Have the Talk: Just do it. Talk about sex. Explain the importance of the act. Talk about how babies don’t just go away whether you are the mother or father.  Talk about the responsibility that comes with it. Build a bridge of trust and make sure your kids know the door is always open.  Sex is a scary thing and they don’t have to face it alone.

Use Technology to Your Advantage: There are programs available to monitor cell phone use.  Pornography is a vast and active problem in culture. Check the resources here from XXX Church based in Las Vegas. Keep an eye on browsing records, text conversations, and Instagram accounts.  Know what is happening. Be your child’s advocate. Step in when needed and show them you care.

In your marriage:

Have the Talk: Sex is made to bring you together with your partner yet, even in marriage, we use it for different reasons.  It can be a reward or withheld as punishment. It can be the foundation to the deepest level of emotional connection. It can also drive a wedge between you.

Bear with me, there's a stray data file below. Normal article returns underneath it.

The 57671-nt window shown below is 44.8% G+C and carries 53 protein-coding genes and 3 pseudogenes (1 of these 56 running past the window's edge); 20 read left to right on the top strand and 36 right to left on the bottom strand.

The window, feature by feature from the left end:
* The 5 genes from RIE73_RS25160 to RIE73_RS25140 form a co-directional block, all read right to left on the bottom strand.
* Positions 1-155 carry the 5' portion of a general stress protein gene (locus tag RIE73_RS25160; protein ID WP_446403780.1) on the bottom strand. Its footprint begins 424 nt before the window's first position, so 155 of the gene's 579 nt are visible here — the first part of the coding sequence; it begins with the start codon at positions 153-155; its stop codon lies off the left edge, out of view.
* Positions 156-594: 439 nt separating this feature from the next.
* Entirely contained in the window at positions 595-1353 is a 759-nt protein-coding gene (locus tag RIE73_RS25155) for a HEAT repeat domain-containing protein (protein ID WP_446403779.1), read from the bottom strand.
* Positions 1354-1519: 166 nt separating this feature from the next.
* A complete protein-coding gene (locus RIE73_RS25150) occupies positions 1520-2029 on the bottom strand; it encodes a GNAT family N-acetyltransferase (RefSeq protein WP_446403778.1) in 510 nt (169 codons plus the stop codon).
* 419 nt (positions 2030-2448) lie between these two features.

After the kids go to bed, sit at the table. Talk about what is working and what isn’t. Make sure you know what the other person wants and needs. Make sure you care.

Make the Effort: When the weight of bills, medical issues, the kids, jobs, and life starts to hit you can forget about your partner.  You walk into the room with a nod and without a touch of the hand or hug.  You say goodbye without a kiss.

You come home from work and hop on the computer, treadmill, or cell phone.

Take time for each other. Even if you have to schedule it. Pay attention. Buy the gifts. Make the dinner. Go to the movies, rent a movie, do something together. Hold hands. Compliment. Recognize the effort spent in a day of work.

Serve each other.

We can reclaim sex from this society and make it what is it supposed to be. I want Carter and Aiden to be gentlemen and, to do that, they’ll need to see my example.  It’s not always easy but it is always worth it.

~Matt and Val